Other Sports Lewis Hamilton secures pole position in German Grand Prix, Sebastian Vettel unable to take part in qualifying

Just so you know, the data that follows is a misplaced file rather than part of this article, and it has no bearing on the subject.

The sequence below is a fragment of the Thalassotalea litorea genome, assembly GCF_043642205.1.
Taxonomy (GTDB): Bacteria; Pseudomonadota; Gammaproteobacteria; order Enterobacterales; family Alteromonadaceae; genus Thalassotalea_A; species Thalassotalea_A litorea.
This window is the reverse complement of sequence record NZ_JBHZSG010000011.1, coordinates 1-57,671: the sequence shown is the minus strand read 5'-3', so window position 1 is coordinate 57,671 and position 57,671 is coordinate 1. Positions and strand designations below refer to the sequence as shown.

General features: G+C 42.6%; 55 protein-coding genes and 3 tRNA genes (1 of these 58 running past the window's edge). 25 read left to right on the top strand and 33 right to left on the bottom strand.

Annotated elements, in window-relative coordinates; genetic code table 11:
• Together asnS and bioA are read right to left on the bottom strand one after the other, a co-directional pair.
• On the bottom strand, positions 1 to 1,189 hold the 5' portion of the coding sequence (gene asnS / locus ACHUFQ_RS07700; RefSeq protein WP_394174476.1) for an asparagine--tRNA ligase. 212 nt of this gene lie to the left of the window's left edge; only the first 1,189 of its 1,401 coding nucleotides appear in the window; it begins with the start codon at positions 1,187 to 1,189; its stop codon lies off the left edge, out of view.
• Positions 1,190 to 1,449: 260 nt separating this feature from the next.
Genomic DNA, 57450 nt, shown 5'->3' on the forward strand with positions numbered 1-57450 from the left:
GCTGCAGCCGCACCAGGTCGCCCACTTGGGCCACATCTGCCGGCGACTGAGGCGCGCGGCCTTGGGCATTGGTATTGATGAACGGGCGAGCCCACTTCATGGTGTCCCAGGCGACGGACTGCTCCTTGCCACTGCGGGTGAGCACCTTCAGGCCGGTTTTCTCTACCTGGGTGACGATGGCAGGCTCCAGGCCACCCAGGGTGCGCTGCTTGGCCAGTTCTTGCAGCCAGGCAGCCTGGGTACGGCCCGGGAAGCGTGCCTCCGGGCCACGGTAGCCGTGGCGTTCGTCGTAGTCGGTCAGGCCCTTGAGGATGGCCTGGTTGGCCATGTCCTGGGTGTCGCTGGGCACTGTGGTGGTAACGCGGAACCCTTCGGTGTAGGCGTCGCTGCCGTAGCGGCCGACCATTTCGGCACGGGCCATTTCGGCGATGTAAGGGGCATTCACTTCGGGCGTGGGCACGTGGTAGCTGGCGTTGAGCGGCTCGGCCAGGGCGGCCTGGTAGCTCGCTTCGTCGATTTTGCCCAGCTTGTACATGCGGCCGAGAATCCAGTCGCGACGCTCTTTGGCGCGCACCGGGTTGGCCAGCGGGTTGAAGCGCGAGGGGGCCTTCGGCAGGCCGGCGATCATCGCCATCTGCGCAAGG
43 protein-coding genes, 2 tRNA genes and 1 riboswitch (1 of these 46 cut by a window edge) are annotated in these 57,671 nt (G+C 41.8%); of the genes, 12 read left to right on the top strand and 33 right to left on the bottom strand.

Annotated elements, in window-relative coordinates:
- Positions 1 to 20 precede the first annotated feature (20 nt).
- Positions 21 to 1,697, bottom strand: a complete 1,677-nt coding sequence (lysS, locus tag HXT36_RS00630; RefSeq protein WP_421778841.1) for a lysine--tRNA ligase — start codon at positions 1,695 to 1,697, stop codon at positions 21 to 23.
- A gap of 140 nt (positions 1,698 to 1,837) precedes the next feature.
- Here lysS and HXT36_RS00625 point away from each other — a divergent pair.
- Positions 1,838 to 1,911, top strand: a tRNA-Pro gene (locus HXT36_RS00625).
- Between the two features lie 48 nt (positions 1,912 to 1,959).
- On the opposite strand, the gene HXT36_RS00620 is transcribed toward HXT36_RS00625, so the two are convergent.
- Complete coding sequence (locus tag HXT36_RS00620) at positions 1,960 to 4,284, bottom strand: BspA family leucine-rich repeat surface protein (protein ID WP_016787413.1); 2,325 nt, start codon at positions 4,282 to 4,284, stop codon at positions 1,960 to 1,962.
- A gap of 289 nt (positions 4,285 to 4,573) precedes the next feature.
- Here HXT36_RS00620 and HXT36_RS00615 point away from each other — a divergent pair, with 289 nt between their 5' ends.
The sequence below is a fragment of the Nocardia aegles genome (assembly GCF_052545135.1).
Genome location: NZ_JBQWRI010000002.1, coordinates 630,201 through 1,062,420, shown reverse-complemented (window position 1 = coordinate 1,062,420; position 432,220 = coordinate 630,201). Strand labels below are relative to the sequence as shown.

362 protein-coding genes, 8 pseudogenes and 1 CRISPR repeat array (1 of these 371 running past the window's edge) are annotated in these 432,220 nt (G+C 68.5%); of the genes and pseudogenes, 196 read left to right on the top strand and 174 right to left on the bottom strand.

first_imgSebastian Vettel suffered a turbo problem which forced him to miss qualifying.Charles LeClerc will start 10th due to a fuel systems problem.Lewis Hamilton secured his 87th pole position. highlights For all the Latest Sports News News, Other Sports News, Download News Nation Android and iOS Mobile Apps.center_img Hockenheim: Lewis Hamilton secured a gift-wrapped record-extending 87th pole position of his career on Saturday when he made the most of a double disaster for Ferrari in qualifying at the German Grand Prix. The defending five-time world champion, who had struggled for pace and consistency in his Mercedes in practice, improved to clock a best lap in one minute and 11.767 and outpace Max Verstappen of Red Bull by 0.346 seconds. Hamilton’s Mercedes team-mate Valtteri Bottas was third ahead of Pierre Gasly in the second Red Bull while Charles Leclerc, who had been fastest for Ferrari in final practice, failed to run in the Q3 top-10 shootout due to a fuel systems problem with his car.     The Monegasque will start 10th, 10 places ahead of his luckless Ferrari team-mate Sebastian Vettel who was unable to take part in qualifying due to a turbo problem and will start at the back of the grid for his home race.     Kimi Raikkonen was fifth for Alfa Romeo ahead of Romain Grosjean of Haas, Carlos Sainz of McLaren, Sergio Perez of Racing Point and Nico Hulkenberg of Renault. “Congratulations Lewis – you never stop amazing us,” said Mercedes team chief Toto Wolff as the Briton drove his slow-down lap.      “Thanks, Toto,” he replied. “A great job guys – I don’t know how we did that.”Also Read | Lewis Hamilton wins Bahrain Grand Prix after Ferrari’s Charles Leclerc suffers engine problem     Hamilton’s lap was the only one in the 1:11’s all weekend at the Hockenheimring, where he last took pole in 2008 and gave his team a perfect cause for celebration on the anniversary of 125 years of motorsport and their 200th Formula One race start. “My first lap was spot-on and the second lap was better in places,” said Hamilton.     Verstappen said: “We could have been closer, but went a bit wide and bottomed out and I lost the rear end, but this is a good result.”Also Read | Hackers leak intimate videos of Nicole Scherzinger, Lewis Hamilton, singer responds     Bottas said: “I think the weather is going to play a big part tomorrow. I’m a bit disappointed, especially with the pace in Q3. Ferrari had been very quick here… so we’re in a good place.”      On an overcast and much cooler day after heavy overnight rain, the Williams team were first on track for Q1, in front of an enthusiastic crowd boosted by Verstappen’s ‘orange army’ and many local supporters for Vettel in Ferrari red.Luckless Vettel     Leclerc was soon on top for the ‘scarlet Scuderia’ ahead of Verstappen, but it was bad news again for the luckless Vettel. After sitting in his car, stranded under repair in the Ferrari garage, he climbed out, condemned to start from the back of the grid.     “I don’t know exactly what happened, but we lost the turbo and the car would not run. I feel bitter, of course, as the car is great and it’s a big chance lost – but we have another chance tomorrow. I am looking forward to the race, of course, but I would prefer to be right up at the front than at the back.”      After struggling with their own problems, Hamilton and Bottas qualified third and sixth for Mercedes with Gasly and Raikkonen between them, while British rookies Lando Norris of McLaren and Alex Albon of Toro Rosso joined the Williams men George Russell and Robert Kubica with Vettel in taking an early exit.     Hamilton was first out in Q2 on mediums as the sun returned following a dull morning in Baden-Wurttemburg. His initial lap in 1:12.149 set the standard with Leclerc and Bottas slotting into second and third before Gasly, defying his critics, split them.     The Q3 session began with Mercedes out first again in their anniversary-liveried cars while Ferrari was besieged as Leclerc’s car was under examination in their garage. As Hamilton set the pace ahead of Verstappen and Bottas, Leclerc climbed out of his Ferrari and out of contention.     “We brought upgrades here, but the Ferraris were on another level all weekend. I think my time, in the end, was good enough to compete with Charles if he had done a lap!” said Hamilton. “The track is incredible and it gets faster every year.”last_img read more